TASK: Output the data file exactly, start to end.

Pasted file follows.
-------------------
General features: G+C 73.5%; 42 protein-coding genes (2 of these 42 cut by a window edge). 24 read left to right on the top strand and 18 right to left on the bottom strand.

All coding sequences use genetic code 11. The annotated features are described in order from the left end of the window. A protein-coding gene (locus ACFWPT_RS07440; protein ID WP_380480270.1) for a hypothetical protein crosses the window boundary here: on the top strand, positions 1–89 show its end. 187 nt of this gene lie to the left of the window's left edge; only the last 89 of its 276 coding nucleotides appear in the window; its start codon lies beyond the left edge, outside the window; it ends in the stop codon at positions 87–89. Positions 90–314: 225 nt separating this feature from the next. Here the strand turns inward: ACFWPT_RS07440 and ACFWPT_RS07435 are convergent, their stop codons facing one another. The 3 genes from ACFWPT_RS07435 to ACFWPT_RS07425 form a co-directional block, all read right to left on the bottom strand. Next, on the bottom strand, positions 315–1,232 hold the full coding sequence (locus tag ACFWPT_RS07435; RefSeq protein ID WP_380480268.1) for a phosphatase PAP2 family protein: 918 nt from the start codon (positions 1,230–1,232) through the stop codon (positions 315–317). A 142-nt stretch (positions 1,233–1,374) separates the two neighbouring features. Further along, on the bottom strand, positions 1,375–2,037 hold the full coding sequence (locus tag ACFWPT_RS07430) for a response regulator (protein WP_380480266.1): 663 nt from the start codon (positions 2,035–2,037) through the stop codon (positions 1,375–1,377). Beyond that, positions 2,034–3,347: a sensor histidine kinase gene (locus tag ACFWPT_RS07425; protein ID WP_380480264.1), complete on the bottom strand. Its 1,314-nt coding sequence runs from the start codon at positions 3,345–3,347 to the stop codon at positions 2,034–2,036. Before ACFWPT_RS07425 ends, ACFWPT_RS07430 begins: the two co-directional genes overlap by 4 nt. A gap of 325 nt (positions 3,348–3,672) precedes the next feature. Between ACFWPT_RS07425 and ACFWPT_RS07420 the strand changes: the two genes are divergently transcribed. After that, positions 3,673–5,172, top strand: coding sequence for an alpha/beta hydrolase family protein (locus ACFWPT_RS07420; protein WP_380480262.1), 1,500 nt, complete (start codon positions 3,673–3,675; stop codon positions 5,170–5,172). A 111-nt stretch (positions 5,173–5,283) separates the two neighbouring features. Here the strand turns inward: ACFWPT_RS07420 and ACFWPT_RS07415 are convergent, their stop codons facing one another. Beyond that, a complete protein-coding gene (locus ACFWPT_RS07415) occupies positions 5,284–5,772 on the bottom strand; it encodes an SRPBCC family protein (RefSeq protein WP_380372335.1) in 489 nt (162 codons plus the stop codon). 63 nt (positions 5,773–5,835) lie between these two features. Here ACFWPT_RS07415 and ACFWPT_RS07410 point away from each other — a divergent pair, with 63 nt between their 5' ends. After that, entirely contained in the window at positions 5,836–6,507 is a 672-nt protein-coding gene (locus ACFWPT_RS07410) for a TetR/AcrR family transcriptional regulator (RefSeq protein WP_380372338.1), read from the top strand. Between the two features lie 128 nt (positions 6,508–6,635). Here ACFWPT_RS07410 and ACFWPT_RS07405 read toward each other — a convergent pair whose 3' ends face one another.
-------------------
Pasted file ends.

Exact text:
General features: G+C 73.5%; 42 protein-coding genes (2 of these 42 cut by a window edge). 24 read left to right on the top strand and 18 right to left on the bottom strand.

All coding sequences use genetic code 11. The annotated features are described in order from the left end of the window. A protein-coding gene (locus ACFWPT_RS07440; protein ID WP_380480270.1) for a hypothetical protein crosses the window boundary here: on the top strand, positions 1–89 show its end. 187 nt of this gene lie to the left of the window's left edge; only the last 89 of its 276 coding nucleotides appear in the window; its start codon lies beyond the left edge, outside the window; it ends in the stop codon at positions 87–89. Positions 90–314: 225 nt separating this feature from the next. Here the strand turns inward: ACFWPT_RS07440 and ACFWPT_RS07435 are convergent, their stop codons facing one another. The 3 genes from ACFWPT_RS07435 to ACFWPT_RS07425 form a co-directional block, all read right to left on the bottom strand. Next, on the bottom strand, positions 315–1,232 hold the full coding sequence (locus tag ACFWPT_RS07435; RefSeq protein ID WP_380480268.1) for a phosphatase PAP2 family protein: 918 nt from the start codon (positions 1,230–1,232) through the stop codon (positions 315–317). A 142-nt stretch (positions 1,233–1,374) separates the two neighbouring features. Further along, on the bottom strand, positions 1,375–2,037 hold the full coding sequence (locus tag ACFWPT_RS07430) for a response regulator (protein WP_380480266.1): 663 nt from the start codon (positions 2,035–2,037) through the stop codon (positions 1,375–1,377). Beyond that, positions 2,034–3,347: a sensor histidine kinase gene (locus tag ACFWPT_RS07425; protein ID WP_380480264.1), complete on the bottom strand. Its 1,314-nt coding sequence runs from the start codon at positions 3,345–3,347 to the stop codon at positions 2,034–2,036. Before ACFWPT_RS07425 ends, ACFWPT_RS07430 begins: the two co-directional genes overlap by 4 nt. A gap of 325 nt (positions 3,348–3,672) precedes the next feature. Between ACFWPT_RS07425 and ACFWPT_RS07420 the strand changes: the two genes are divergently transcribed. After that, positions 3,673–5,172, top strand: coding sequence for an alpha/beta hydrolase family protein (locus ACFWPT_RS07420; protein WP_380480262.1), 1,500 nt, complete (start codon positions 3,673–3,675; stop codon positions 5,170–5,172). A 111-nt stretch (positions 5,173–5,283) separates the two neighbouring features. Here the strand turns inward: ACFWPT_RS07420 and ACFWPT_RS07415 are convergent, their stop codons facing one another. Beyond that, a complete protein-coding gene (locus ACFWPT_RS07415) occupies positions 5,284–5,772 on the bottom strand; it encodes an SRPBCC family protein (RefSeq protein WP_380372335.1) in 489 nt (162 codons plus the stop codon). 63 nt (positions 5,773–5,835) lie between these two features. Here ACFWPT_RS07415 and ACFWPT_RS07410 point away from each other — a divergent pair, with 63 nt between their 5' ends. After that, entirely contained in the window at positions 5,836–6,507 is a 672-nt protein-coding gene (locus ACFWPT_RS07410) for a TetR/AcrR family transcriptional regulator (RefSeq protein WP_380372338.1), read from the top strand. Between the two features lie 128 nt (positions 6,508–6,635). Here ACFWPT_RS07410 and ACFWPT_RS07405 read toward each other — a convergent pair whose 3' ends face one another.